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Lab 2: Functions

In this lab, we will discuss functions, the core of functional programming. In particular, we will explore the ideas of anonymous functions (also called lambdas), currying, partial application, and higher-order functions.

Anonymous Functions

Functions do not have to have names. Functions that don't have names are unsurprisingly called "anonymous functions." You may also seem them called "lambdas," which comes from the lambda calculus, a fundamental model of computing.

In Racket, anonymous functions can be written like so:

; This is an anonymous function that squares a number.
(lambda (x) (* x x))

The full documentation on lambdas can be found here: The Racket guide also has a handy explanation, found here:


A closure is a function plus an environment (remember that an environment is a mapping of names to values). Let's look at some code:

(define (make-adder x) (lambda (y) (+ x y)))
(let ([two-adder (make-adder 2)]
      [ten-adder (make-adder 10)])
     ; This line prints "6"
     (print (two-adder 4))
     ; This line prints "110"
     (print (ten-adder 100)))

In the above code, the internal lambda returned by make-adder is a closure, because it has an environment storing the value of x from when make-adder was called. For two-adder, the value of x is 2. For ten-adder, the value of x is 10.


Currying is the process of converting a function with many parameters into a series of nested functions each with one parameter. In C++, that would mean the following:

int example(int x, int y, int z) {
    // ...

int curried_example(int x) {
    return [](int y) {
        return [](int z) {
            // ...

In Racket, you can curry a function like so:

(define (multiply x y) (* x y))
((curry multiply) 2)
; => #<procedure:curried>
(((curry multiply) 2) 3)
; => 6

Partial Application

Partial application often gets confused with currying. Partial application means that a function can be passed fewer arguments than it requires, and it will return itself with the provided parameters filled in. Partial application is made possible by currying, but the difference is that currying is the transformation of an n-parameter function into n single-parameter functions, while partial application is what happens when you pass fewer than n parameters to a curried function.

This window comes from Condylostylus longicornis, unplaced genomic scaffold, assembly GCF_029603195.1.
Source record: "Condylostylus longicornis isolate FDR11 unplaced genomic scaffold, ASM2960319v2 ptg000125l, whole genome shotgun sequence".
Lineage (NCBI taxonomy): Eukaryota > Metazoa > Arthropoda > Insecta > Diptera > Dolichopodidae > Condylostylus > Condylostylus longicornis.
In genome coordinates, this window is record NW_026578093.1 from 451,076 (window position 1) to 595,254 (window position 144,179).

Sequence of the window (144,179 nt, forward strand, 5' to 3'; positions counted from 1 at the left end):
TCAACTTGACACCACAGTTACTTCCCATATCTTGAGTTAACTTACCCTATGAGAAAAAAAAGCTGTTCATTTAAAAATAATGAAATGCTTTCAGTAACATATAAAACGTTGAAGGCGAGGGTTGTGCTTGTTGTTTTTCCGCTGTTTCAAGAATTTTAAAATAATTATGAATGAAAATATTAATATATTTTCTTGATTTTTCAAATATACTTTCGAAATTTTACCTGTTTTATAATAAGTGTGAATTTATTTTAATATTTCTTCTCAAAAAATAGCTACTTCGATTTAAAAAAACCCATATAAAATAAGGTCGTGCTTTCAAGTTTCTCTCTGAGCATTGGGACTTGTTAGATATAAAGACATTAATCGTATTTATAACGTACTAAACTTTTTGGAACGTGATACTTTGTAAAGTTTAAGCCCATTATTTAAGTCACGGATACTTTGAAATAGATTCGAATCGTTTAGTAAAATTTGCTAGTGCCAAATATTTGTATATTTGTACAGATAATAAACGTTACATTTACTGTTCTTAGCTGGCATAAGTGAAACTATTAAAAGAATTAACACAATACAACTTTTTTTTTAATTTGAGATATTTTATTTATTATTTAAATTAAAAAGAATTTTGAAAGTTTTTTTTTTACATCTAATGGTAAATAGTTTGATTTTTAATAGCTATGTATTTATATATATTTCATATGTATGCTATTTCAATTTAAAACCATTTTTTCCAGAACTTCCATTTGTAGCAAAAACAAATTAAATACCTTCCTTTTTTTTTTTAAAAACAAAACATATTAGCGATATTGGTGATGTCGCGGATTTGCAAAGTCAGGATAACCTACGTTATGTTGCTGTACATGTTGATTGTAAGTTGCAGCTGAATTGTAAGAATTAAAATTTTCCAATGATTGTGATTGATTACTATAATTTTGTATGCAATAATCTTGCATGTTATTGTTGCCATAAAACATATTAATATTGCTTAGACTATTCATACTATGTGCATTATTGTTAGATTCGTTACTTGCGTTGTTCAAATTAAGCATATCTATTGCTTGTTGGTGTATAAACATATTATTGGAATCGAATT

Using the same code from above:

(define (multiply x y) (* x y))
(define curried_multiply (curry multiply))
; => #<procedure:curried>
((curried_multiply) 2)
; => #<procedure:curried>
; This is the partial application, because curried_multiply is passed
; 1 argument instead of 2, but rather than failing, returns a function
; accepting the remaining 1 argument.
(((curried_multiply) 2) 3)

Higher-Order Functions

There are two forms of higher-order functions:

  • Functions that take other functions as parameters.
  • Function that return other functions.

Here's an example of a function taking another function as a parameter.

(define (do-twice f x) (f (f x)))
(define (square n) (* n n))
(do-twice square 2)
; This results in (square (square 2))
; Which becomes (square 4)
; Which becomes 16
; => 16

And here's an example of returning a function from a function (you've actually seen this multiple times already):

(define (make-adder x) (lambda (y) (+ x y)))
(define two-adder (make-adder 2))

Why These Are Useful

The key idea is that collectively these capabilities make functions really flexible! For example, you can write functions to do stuff like this:

(define (plus-one n) (+ n 1))
(map plus-one '(1 2 3 4))
; => '(2 3 4 5)
(filter positive? '(1 -2 3 4 -5))
; => '(1 3 4)
(member 2 (list 1 2 3 4))
; => '(2 3 4)


For this lab, write code which fulfills the following requirements, and email it to the professor as a single .rkt file:

  • Write 5 examples of anonymous functions.
  • Write 5 examples of closures.
  • Write 5 examples of currying.
  • Write 5 examples of partial application.
  • Write 5 functions taking functions as parameters.
  • Write 5 functions returning functions.
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